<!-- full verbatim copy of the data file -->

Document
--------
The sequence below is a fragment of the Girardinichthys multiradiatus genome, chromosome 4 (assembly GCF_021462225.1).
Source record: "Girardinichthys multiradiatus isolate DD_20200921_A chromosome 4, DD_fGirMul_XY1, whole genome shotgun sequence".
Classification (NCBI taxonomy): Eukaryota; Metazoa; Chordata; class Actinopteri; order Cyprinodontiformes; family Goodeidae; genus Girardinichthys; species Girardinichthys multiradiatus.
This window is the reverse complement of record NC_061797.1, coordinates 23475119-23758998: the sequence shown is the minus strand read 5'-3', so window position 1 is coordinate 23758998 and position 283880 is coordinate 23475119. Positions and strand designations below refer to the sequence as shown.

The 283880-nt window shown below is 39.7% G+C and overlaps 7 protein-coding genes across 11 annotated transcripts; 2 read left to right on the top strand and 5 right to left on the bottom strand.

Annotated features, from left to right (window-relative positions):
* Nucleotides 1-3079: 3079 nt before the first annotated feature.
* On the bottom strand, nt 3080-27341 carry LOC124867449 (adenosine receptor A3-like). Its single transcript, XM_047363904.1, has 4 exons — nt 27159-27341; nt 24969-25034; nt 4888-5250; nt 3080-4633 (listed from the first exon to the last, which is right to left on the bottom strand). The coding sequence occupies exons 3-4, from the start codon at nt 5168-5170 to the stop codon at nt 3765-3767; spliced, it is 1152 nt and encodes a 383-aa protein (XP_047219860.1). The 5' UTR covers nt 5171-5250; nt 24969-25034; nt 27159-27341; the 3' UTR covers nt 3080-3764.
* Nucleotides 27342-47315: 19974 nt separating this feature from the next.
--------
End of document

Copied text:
The sequence below is a fragment of the Girardinichthys multiradiatus genome, chromosome 4 (assembly GCF_021462225.1).
Source record: "Girardinichthys multiradiatus isolate DD_20200921_A chromosome 4, DD_fGirMul_XY1, whole genome shotgun sequence".
Classification (NCBI taxonomy): Eukaryota; Metazoa; Chordata; class Actinopteri; order Cyprinodontiformes; family Goodeidae; genus Girardinichthys; species Girardinichthys multiradiatus.
This window is the reverse complement of record NC_061797.1, coordinates 23475119-23758998: the sequence shown is the minus strand read 5'-3', so window position 1 is coordinate 23758998 and position 283880 is coordinate 23475119. Positions and strand designations below refer to the sequence as shown.

The 283880-nt window shown below is 39.7% G+C and overlaps 7 protein-coding genes across 11 annotated transcripts; 2 read left to right on the top strand and 5 right to left on the bottom strand.

Annotated features, from left to right (window-relative positions):
* Nucleotides 1-3079: 3079 nt before the first annotated feature.
* On the bottom strand, nt 3080-27341 carry LOC124867449 (adenosine receptor A3-like). Its single transcript, XM_047363904.1, has 4 exons — nt 27159-27341; nt 24969-25034; nt 4888-5250; nt 3080-4633 (listed from the first exon to the last, which is right to left on the bottom strand). The coding sequence occupies exons 3-4, from the start codon at nt 5168-5170 to the stop codon at nt 3765-3767; spliced, it is 1152 nt and encodes a 383-aa protein (XP_047219860.1). The 5' UTR covers nt 5171-5250; nt 24969-25034; nt 27159-27341; the 3' UTR covers nt 3080-3764.
* Nucleotides 27342-47315: 19974 nt separating this feature from the next.